The love of ruins, sometimes called ruinophilia, has for centuries inspired the creation of clever fakes—a host of sham facades and hollowed-out castle shells found on grand English, European, and even American estates. The popularity of constructing artificial ruins was at its peak during the 18th and 19th centuries, but architects occasionally still incorporate them today.

Why build a structure that is already crumbling? Between the 16th and 19th centuries, the popularity of counterfeit ruins was influenced by two factors—a classical education that enforced the ideals of ancient Greece and Rome, and the extended tour of Europe (known as The Grand Tour) that well-to-do young men and women took after completing their education. Travelers might start in London or France and roam as far as the Middle East, but the trip almost always included Italy and a chance to admire Roman ruins. More than a few wealthy travelers returned home longing to duplicate those ruins, either to complement a romantic landscape, to demonstrate wealth, or to provide a pretense of family history for the newly rich.

Here are a few romantic ruins constructed between the 18th and 21st centuries.

1. SHAM CASTLE // BATHAMPTON, ENGLAND

Sham Castle (shown above) is aptly named—it’s only a façade. The "castle," overlooking the English city of Bath, was created in 1762 to improve the view for Ralph Allen, a local entrepreneur and philanthropist as well as to provide jobs for local stonemasons. From a distance it looks like a castle ruin, but it's merely a wall that has two three-story circular turrets and a two-story square tower at either end. The castle is not the only folly (as such purely decorative architecture is often called) that Allen built. He also constructed a sham bridge on Serpentine Lake in what is now Prior Park Landscape Garden—the bridge can't be crossed, but provides a nice focal point for the lake. Today, Sham Castle is part of a private golf course.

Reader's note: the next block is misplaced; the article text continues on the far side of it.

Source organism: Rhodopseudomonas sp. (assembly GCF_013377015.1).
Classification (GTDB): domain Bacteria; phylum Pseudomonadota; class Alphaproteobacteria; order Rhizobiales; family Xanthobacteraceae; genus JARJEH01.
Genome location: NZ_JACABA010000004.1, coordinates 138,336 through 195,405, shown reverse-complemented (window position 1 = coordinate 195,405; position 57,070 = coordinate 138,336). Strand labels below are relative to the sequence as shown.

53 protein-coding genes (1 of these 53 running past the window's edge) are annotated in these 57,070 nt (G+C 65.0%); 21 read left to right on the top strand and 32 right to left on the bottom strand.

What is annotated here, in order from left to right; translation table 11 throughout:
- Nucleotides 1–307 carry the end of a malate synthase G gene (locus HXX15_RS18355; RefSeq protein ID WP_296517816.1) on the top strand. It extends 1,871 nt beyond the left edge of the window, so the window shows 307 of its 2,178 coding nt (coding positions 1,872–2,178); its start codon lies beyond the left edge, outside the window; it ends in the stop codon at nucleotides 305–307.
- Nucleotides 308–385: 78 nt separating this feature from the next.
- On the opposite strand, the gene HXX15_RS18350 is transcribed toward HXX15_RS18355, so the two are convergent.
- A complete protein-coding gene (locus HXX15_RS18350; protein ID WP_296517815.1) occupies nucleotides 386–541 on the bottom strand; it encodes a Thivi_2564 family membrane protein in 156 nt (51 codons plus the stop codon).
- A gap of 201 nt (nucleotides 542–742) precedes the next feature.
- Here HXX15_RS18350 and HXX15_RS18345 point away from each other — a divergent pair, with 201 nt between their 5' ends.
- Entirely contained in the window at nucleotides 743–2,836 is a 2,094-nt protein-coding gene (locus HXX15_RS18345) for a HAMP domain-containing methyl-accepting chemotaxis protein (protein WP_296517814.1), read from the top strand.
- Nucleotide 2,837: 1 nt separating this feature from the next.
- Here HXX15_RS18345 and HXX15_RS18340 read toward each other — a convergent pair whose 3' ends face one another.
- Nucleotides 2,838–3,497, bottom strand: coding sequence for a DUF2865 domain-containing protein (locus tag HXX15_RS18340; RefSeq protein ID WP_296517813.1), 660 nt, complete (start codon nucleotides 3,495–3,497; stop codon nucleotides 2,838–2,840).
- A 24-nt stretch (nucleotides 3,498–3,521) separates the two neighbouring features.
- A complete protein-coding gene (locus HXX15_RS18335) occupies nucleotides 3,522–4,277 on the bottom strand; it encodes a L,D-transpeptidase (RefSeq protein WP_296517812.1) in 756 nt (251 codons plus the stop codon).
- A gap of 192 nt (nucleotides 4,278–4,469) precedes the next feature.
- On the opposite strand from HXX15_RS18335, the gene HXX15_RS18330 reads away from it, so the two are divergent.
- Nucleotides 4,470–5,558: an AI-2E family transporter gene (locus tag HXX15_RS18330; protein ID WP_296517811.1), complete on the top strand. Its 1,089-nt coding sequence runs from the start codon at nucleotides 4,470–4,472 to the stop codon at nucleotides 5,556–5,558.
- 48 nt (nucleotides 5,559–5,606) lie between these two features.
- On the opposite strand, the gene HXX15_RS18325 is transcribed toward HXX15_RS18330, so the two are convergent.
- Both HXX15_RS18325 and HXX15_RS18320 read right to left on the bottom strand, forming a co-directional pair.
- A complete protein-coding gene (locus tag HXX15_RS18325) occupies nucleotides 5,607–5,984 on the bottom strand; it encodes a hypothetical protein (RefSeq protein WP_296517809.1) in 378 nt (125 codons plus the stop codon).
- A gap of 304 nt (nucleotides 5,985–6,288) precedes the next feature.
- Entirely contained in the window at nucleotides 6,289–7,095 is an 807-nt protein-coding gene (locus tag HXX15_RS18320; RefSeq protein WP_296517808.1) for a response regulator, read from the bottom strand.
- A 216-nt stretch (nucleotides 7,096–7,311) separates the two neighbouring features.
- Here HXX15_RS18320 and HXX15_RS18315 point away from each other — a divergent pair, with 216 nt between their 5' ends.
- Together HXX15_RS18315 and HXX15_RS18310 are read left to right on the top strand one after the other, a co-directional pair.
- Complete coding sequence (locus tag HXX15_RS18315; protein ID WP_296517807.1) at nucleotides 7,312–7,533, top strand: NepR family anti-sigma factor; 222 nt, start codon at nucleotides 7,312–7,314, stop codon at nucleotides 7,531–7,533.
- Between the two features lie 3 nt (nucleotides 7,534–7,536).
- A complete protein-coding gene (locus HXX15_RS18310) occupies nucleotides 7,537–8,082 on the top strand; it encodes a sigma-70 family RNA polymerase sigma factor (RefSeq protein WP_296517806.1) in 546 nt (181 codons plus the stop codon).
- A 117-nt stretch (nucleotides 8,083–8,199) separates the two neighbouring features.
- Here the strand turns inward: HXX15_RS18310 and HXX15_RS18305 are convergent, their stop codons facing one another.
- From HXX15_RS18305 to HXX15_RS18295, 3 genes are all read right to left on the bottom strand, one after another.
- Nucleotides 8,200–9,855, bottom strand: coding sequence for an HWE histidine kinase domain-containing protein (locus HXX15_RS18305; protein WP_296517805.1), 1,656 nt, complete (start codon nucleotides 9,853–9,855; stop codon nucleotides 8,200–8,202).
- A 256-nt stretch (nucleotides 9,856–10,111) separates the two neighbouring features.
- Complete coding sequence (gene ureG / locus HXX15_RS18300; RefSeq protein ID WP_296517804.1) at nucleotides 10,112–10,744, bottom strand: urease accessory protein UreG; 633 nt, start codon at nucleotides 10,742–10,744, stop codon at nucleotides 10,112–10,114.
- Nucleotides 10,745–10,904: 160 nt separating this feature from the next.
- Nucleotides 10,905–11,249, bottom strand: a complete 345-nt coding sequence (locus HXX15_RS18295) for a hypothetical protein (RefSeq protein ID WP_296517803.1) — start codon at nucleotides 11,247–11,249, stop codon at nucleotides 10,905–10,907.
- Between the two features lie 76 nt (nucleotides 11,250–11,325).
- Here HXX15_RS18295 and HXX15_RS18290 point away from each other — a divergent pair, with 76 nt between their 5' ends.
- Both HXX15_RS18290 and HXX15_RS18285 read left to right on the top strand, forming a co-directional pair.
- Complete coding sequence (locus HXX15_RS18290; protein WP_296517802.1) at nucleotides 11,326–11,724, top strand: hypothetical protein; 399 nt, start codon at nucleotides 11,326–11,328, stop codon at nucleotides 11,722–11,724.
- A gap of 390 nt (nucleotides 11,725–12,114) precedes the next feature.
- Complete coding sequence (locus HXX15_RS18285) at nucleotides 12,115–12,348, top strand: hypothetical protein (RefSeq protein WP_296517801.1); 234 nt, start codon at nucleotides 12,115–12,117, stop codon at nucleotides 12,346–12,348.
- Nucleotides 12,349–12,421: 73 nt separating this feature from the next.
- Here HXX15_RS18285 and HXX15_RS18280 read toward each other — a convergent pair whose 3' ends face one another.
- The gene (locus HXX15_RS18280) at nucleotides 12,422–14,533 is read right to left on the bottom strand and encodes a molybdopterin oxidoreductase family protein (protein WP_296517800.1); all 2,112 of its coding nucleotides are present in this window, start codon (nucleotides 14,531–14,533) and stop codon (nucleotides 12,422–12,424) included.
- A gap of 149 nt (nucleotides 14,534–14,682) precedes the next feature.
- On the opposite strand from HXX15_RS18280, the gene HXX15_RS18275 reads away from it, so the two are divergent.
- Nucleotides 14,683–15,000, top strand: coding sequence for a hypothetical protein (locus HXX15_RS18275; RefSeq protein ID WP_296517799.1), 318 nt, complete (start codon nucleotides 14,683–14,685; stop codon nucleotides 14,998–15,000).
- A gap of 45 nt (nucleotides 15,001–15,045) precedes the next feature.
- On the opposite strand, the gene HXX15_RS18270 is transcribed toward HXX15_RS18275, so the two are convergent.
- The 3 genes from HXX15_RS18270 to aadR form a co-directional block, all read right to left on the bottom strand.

2. WIMPOLE FOLLY // CAMBRIDGESHIRE, ENGLAND

Building a structure that looks as if it's crumbling does not preclude having to perform regular maintenance. The four-story Gothic tower known as Wimpole Folly in Wimpole, Cambridgeshire, England, was built 1768-72 for Philip Yorke, first Earl of Hardwicke and owner of the Wimpole Estate. Owned by Britain’s National Trust, the ruin threatened to truly crumble a few years ago, so restoration efforts were needed. The last restoration was so well done it won the 2016 European Union Prize for Cultural Heritage. The Wimpole Estate is now open to the public for walks and hikes.

3. CAPEL MANOR FOLLY // ENFIELD, ENGLAND